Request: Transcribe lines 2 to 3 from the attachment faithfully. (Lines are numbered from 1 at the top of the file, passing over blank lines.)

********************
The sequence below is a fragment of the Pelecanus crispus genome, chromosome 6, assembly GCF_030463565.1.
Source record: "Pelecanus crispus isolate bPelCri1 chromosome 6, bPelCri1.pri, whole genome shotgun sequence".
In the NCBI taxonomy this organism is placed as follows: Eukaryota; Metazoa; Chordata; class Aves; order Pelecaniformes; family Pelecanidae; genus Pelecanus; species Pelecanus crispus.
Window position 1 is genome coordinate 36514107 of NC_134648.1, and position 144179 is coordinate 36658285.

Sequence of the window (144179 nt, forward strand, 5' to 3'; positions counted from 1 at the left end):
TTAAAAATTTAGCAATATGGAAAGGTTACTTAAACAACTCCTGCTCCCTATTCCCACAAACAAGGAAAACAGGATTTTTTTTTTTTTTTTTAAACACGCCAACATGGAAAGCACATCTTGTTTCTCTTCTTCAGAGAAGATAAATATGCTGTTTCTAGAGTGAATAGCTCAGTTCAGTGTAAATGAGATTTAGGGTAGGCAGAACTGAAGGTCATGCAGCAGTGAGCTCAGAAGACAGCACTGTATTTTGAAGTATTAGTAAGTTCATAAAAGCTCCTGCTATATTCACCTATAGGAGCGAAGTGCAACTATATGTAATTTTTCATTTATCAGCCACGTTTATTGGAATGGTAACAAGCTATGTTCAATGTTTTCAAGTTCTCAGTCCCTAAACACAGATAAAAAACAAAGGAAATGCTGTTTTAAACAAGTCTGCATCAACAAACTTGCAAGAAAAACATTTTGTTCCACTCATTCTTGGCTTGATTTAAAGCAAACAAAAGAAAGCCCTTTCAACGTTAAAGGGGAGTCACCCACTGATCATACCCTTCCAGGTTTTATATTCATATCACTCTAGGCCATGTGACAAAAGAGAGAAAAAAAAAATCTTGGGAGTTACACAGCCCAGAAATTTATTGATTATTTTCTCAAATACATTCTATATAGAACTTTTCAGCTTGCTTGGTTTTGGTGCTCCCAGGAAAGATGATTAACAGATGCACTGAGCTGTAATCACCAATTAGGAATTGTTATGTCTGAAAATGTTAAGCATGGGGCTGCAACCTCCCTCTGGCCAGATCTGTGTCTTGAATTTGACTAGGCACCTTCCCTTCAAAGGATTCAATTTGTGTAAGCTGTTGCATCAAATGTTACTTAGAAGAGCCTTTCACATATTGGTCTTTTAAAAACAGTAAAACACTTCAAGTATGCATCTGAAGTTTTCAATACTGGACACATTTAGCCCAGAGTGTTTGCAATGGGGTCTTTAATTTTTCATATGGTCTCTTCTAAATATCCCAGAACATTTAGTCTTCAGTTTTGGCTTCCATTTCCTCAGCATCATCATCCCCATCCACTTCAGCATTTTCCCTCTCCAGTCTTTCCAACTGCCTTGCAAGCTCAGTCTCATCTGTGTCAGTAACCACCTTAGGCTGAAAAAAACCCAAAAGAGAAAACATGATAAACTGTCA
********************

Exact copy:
Source record: "Pelecanus crispus isolate bPelCri1 chromosome 6, bPelCri1.pri, whole genome shotgun sequence".
In the NCBI taxonomy this organism is placed as follows: Eukaryota; Metazoa; Chordata; class Aves; order Pelecaniformes; family Pelecanidae; genus Pelecanus; species Pelecanus crispus.